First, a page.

‘Fresh’ review: a new film reworks the horror genre
There’s something about a horror movie that prides itself on being a horror movie. “Fresh,” the feature debut from longtime music video director Mimi Cave, knows this and plays with the genre in a devilishly delicious way — and never from a posturing place.
Daisy Edgar-Jones stars as Noa, a woman who has experienced the ups and downs (especially the lows) of dating, from unsolicited photos of guys’ genitals to Chads wearing an indoor scarf. When she happens to meet the sincere and charming Steve (Sebastian Stan) – in the produce aisle of a grocery store, of all places – things seem almost too good to be true, with her best friend, Mollie (Jojo T Gibbs), dubiously remarking, “It’s a straight girl’s fantasy come true!”
As the film’s first 30 minutes set up the modern horrors of dating for 30-somethings and the long-awaited redemptive story arc, “Fresh” topples itself (and its audience) with a sudden change in tone that decisively punctures the world of the story we knew, instead setting in motion a horror movie that confidently refreshes generic conventions.
With a high-energy script from comedy screenwriter Lauryn Kahn, “Fresh” intentionally borrows from both comedy and horror in a way that throws everyone off balance. It not only flirts with the utter disruption of audience expectations, but also with the limits of obscenity as it lands beat after beat of light-hearted humor on its feet in a story world that is in every way macabre. So is its visual style, which is just as playful, amorphous, and intentional as its storyline.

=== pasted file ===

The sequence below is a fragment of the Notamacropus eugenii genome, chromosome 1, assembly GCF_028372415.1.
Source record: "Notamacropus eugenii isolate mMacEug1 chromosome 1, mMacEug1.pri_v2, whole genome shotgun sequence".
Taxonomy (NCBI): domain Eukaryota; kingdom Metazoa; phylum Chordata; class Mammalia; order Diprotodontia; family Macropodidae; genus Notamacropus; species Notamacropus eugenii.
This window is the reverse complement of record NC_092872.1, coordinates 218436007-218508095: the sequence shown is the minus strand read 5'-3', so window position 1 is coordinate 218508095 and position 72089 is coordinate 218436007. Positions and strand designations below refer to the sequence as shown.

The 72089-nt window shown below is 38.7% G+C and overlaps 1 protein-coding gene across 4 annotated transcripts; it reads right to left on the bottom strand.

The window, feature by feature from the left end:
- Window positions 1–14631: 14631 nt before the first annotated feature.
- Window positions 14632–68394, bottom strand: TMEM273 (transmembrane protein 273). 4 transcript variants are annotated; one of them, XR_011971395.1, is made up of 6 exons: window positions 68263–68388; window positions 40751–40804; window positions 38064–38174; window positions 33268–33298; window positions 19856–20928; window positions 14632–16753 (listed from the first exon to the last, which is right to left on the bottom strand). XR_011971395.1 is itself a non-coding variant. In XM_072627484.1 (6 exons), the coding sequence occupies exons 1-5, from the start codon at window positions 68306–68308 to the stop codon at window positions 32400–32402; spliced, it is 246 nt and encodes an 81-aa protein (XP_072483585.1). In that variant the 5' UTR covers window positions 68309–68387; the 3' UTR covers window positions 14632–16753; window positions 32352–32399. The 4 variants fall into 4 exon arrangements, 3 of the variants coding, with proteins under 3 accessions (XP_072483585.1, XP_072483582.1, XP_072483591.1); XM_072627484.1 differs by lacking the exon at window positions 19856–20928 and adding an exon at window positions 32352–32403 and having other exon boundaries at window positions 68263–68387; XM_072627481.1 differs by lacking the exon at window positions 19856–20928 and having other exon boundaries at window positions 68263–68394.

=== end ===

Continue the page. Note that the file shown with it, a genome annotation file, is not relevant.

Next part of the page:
While both elegant and mischievous, he also knows when to back down, allowing for moments of vulnerability and a chance to sit with Steve’s horrific nature. Compared to a film like “I, Tonya” (coincidentally another Stan vehicle), “Fresh”, despite its constant pushing of boundaries, knows how to use its visual style and tone effectively. Here, violence against women is not reveled in or embellished by overly cheerful cinematography, but rather rejects some forms of visual spectacle (while wholeheartedly leaning into others) in a way that supports, even applauded, his women. characters.
While we absolutely witness the gruesome and the grotesque here – it’s certainly not a film for the faint-hearted – “Fresh” knows exactly when and when not to push into its own sinister nature. As the film’s final act picks up pace, he’s aware that his own stakes are too high not to wholeheartedly invest in his final daughters. Just as the movie knows we’re capable of rejoicing in the comedic heights of Stan’s fantastic rendering of Steve, it recognizes that we’d take even more pleasure in the downfall of such a despicable man.
“Fresh,” no doubt, has a bounty of vision and personality, but it’s also a wonderful study in almost rabid compartmentalization in terms of its narrative world, characters, and viewers. He asks us to laugh in the most hideous situations and to humanize the inhuman without losing sight of his own call not only to just revenge but to collectivity. It doesn’t just offer the most enjoyable aspects of horror as a genre; instead, it pushes it to its limits with a complete, and no doubt satisfying, overhaul.
Rated: R, for strong and disturbing violent content, some gory images, pervasive language, sexual content, and brief graphic nudity
Operating time: 1 hour 54 minutes
Playing: Available March 4 on Hulu